Author Topic: Has there been a more recent discussion on "Cars for Smart People"?  (Read 33533 times)


  • Bristles
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Re: Has there been a more recent discussion on "Cars for Smart People"?
« Reply #50 on: May 11, 2015, 08:33:26 PM »
My Father in Law has not one, but TWO Priuses that he purchased to save gas. He's got a long commute, and is fairly intelligent, but I nearly couldn't put myself together when hearing the cost of those black holes and the justification for purchasing them.

Does everyone outside the MMM community simply forget about the vehicle cost when saving money on gas? It strikes me as profoundly stupid to plop down $10-15k just to save a grand or 2 per year in gas.
That sounds like a decent deal to me. There are very few things that return ~10-15% ROI. It's likely more than that, since Prius owners pay far less for brake work b/c of regenerative braking and the cars in general are as or more reliable than other yotas, but still... A car that pays itself off via savings sounds like a good thing to me.

Replacing the batteries are a whole different ball park of cost for a prius vs a regular car. Just because the electric batteries have come down in price doesn't mean they are anywhere NEAR as cheap as a regular car battery (especially because regular car batteries are common... I can wheel, deal, and barter for those. And less likely to be damaged in a crash, so it's easy to get one out of a parts car up here).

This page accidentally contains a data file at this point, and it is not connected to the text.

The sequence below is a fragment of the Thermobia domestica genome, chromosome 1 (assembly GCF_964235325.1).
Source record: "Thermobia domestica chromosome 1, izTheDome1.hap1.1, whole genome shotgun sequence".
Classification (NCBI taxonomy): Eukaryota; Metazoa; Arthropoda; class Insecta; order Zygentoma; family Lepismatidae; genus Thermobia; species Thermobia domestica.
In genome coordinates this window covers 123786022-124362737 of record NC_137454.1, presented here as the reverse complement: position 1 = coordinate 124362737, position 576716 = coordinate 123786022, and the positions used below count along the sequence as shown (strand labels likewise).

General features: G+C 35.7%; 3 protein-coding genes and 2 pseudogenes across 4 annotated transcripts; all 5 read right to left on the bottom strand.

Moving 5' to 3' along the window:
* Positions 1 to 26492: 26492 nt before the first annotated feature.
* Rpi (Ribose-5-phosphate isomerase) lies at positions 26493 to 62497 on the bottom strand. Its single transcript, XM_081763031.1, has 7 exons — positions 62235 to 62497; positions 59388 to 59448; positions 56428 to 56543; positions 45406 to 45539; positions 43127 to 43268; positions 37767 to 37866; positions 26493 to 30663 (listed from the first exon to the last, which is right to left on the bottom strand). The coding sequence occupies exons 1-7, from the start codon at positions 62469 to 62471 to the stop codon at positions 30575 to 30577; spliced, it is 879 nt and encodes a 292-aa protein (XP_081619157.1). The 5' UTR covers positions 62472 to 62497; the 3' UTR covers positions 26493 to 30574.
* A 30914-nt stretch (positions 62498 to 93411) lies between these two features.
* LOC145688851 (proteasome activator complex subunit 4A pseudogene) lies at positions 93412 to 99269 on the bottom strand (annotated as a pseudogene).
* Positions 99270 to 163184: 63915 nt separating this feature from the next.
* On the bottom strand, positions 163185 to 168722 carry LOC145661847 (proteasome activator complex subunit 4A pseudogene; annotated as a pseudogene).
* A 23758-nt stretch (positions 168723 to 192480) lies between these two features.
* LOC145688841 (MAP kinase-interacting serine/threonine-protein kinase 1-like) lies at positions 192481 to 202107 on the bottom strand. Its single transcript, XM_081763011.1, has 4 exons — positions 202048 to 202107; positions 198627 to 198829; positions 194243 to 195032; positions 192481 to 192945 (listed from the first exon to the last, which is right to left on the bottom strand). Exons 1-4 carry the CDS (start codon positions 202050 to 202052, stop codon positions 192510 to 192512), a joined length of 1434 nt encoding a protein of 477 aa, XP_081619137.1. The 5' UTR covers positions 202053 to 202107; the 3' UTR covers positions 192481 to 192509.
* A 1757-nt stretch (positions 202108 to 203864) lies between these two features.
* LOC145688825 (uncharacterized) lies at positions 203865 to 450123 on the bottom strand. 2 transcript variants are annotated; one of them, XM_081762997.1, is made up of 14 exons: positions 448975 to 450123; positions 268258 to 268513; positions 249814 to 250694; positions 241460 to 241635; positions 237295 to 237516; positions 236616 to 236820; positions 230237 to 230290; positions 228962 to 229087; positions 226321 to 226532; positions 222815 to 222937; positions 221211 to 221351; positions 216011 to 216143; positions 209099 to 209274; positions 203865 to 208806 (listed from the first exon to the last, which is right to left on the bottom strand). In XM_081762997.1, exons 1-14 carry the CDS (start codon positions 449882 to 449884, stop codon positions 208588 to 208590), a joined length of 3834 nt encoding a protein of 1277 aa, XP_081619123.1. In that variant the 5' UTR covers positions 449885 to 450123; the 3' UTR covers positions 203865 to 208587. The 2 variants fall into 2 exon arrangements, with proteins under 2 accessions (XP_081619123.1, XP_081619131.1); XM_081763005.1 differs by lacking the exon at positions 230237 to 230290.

So I would say the whole supply/demand (scarcity) thing is an issue here.
It depends on where you're located, but individual replacement modules for a Prius run about $40 each in large metro areas, which isn't too bad. My Prius recently threw the usual error codes for pack failure and I ended up replacing a pair of modules (one of them is still good) for $80. The pack itself is also pretty robust. It's located under the rear seat and has 3 brackets holding it down between the rear strut towers, so they don't tend to be damaged unless there's a really really bad crash.

Having said that, as time goes by individual module failures become more common and sooner or later it'll be less time consuming/frustrating to replace all 28 battery modules rather than play whack a mole with individual modules, which runs ~$1000+ for a ~1-2 year old salvage pack. That however, should get someone another decade or two of trouble free driving, at least from the battery pack.


  • Pencil Stache
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  • Posts: 509
  • Age: 44
  • Location: South Africa
Re: Has there been a more recent discussion on "Cars for Smart People"?
« Reply #51 on: May 12, 2015, 12:17:48 AM »
I have found that if I buy a car at a good price, I can drive it for about a year and lose nothing to depreciation. In all honesty, I have sold my last 4 cars for more than I paid after driving it for around a year.

Cars are my hobby, so I have only had fun or fast vehicles, but do all my own maintenance and repairs.

My last 4

2006 Corvette- bought for 22,800 sold for 24,500
2005 Silverado- bought for 8,500 sold for 10,500
1965 Cobra (Factory Five)- Built for 26,000 sold for 39,000
1999 Corvette FRC- Bought for 14,250 sold for 15,750

It takes time and patience but I really enjoy it.

After finding the forums and MMM, I decided that my 2006 Corvette (which was paid for with cash) was too much of a luxury. I wanted something that was still "fun" but got better mileage.

So my current car 2010 GTI- bought for 9,900 expect to sell it for about 11k in the next couple of months.

Not for everybody, as I search Craigslist multiple times a day, but again for me its fun.

Just my .02

I'm not a car guy at all but that's pretty boss.